A bit about myself - I am an occasional teacher for a school board in Ontario (a fancy, technical term for saying "substitute teacher"). In Ontario permanent contract teaching jobs are coveted positions. Just to get on the supply list, I had to spend an extra year after school volunteering. I decided to focus my time with kids that were identified with learning disabilities. Not to over-generalize, but common problems with students that have learning and behavioural problems is that they lack focus, initiative, and ability to see things through.
Kind of sounds a bit like me and my weight loss struggle....
One of the tools that the teacher implemented was "SMART" Goal setting. A method in which you set goals that are achievable and realistic. One of the classic examples she gives is if you are currently failing math with a 39% and it's mid semester - it wouldn't be realistic to set a goal saying that you hope to earn an 85% in that course by the end of term. The only thing you achieve when setting unrealistic goals is the sense of defeat.
In my last post, I discussed how goal setting and rewards are a great way to get you to your ultimate goal. I didn't really discuss the way in which you should set your goals. In reality, goal setting should be as calculated and planned out as are your weekly meal and workout plans.
So here's how it works:
SMART is an acornym that stands for:
S = Specific
M = Measurable
A = Attainable
R = Realistic
T = Timely
Specific: A specific goal has a much greater chance of being accomplished than a general goal. To set a specific goal you must answer the six “W” questions.
Measurable: Establish concrete criteria for measuring progress toward the attainment of each goal you set.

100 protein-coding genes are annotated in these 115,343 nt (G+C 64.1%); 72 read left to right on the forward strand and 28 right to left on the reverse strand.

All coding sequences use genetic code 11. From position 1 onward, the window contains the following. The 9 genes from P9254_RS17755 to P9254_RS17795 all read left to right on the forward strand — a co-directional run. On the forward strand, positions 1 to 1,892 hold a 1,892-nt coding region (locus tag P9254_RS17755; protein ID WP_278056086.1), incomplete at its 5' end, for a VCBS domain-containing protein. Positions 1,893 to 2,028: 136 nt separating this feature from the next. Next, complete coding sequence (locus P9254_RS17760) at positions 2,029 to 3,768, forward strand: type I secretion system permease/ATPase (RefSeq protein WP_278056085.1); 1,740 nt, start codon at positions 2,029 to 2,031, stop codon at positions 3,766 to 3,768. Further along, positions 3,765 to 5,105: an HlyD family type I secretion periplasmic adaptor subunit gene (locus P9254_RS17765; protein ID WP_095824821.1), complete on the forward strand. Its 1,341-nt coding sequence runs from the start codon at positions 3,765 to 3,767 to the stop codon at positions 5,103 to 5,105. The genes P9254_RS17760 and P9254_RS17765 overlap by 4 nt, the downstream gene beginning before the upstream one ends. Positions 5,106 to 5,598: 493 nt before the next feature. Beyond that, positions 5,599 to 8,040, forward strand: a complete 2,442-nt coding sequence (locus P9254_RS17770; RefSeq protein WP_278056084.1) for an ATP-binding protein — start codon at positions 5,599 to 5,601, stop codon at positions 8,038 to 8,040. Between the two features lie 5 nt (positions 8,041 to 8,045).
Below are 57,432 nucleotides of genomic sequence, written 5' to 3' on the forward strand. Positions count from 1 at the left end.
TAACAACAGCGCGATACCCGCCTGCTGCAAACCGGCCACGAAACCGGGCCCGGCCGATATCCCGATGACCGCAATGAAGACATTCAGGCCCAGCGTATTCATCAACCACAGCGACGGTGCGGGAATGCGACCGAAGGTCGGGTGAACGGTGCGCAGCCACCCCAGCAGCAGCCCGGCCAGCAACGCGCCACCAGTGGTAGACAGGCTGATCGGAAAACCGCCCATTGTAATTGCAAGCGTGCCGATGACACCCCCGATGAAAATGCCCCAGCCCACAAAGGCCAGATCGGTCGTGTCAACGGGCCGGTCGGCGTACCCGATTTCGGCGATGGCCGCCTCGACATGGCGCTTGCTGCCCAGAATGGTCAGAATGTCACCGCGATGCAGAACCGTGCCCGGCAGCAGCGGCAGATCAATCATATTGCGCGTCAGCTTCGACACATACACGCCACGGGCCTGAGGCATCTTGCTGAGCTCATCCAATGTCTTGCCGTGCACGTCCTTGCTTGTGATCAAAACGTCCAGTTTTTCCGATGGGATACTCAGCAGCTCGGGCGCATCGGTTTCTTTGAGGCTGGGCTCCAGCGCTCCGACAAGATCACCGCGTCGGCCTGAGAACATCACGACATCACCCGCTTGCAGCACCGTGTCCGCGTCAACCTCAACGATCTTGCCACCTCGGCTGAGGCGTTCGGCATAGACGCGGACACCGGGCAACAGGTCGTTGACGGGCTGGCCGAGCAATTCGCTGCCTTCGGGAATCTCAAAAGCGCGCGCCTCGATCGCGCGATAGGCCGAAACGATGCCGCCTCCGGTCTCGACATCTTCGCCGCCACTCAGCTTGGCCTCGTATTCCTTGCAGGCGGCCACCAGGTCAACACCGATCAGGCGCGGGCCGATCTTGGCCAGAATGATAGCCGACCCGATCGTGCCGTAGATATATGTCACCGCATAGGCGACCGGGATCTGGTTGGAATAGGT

Attainable: When you identify goals that are most important to you, you begin to figure out ways you can make them come true. You develop the attitudes, abilities, skills, and financial capacity to reach them. You begin seeing previously overlooked opportunities to bring yourself closer to the achievement of your goals.
Realistic: To be realistic, a goal must represent an objective toward which you are both willing and able to work. A goal can be both high and realistic; you are the only one who can decide just how high your goal should be. But be sure that every goal represents substantial progress.
Timely: A goal should be grounded within a time frame. With no time frame tied to it there’s no sense of urgency to complete it.
The one thing I want to clarify is that for myself personally, my personally goal is to not just lose weight, but to attain a healthy, balanced lifestyle. This is more important to me than my dress size. That being said, I know the way in which I lose weight is through healthy, balanced methods - the two will go hand in hand. In no way do I ever advocate for unhealthy steps and measures to meet your weight loss goals!
So! Let's get to it! Here is my SMART Goal:
I want to lose 20 lbs by November 14th, 2011 by eating right and exercising:
And here is how it breaks down:
Specific: Exercise and meal plan over the next 3 months
Measurable: Exercise 4x a week, 30 Min Cardio + 2 Strength Workouts (not necessarily all at once); Lose 20 lbs in 3 Months
Attainable: 20 lbs will bring me down to my goal weight of 135 lbs - certainly an attainable and healthy weight for someone of my frame to be.
Realistic: This certainly will be challenging, but I need something to motivate myself to get to the point where I want to be.
Timely: Wanting to lose the weight in 3 months is not only realistic, but it gives me a time line that I can see. There would be no point in me saying I want to lose weight someday - because it won't happen!
OK! There we have it! My SMART goal for losing weight in 3 months. Please post what your SMART goal is in the comments below! I would love to see them!
(SMART goal information source: http://topachievement.com/smart.html)
Here are some more websites on SMART goal setting: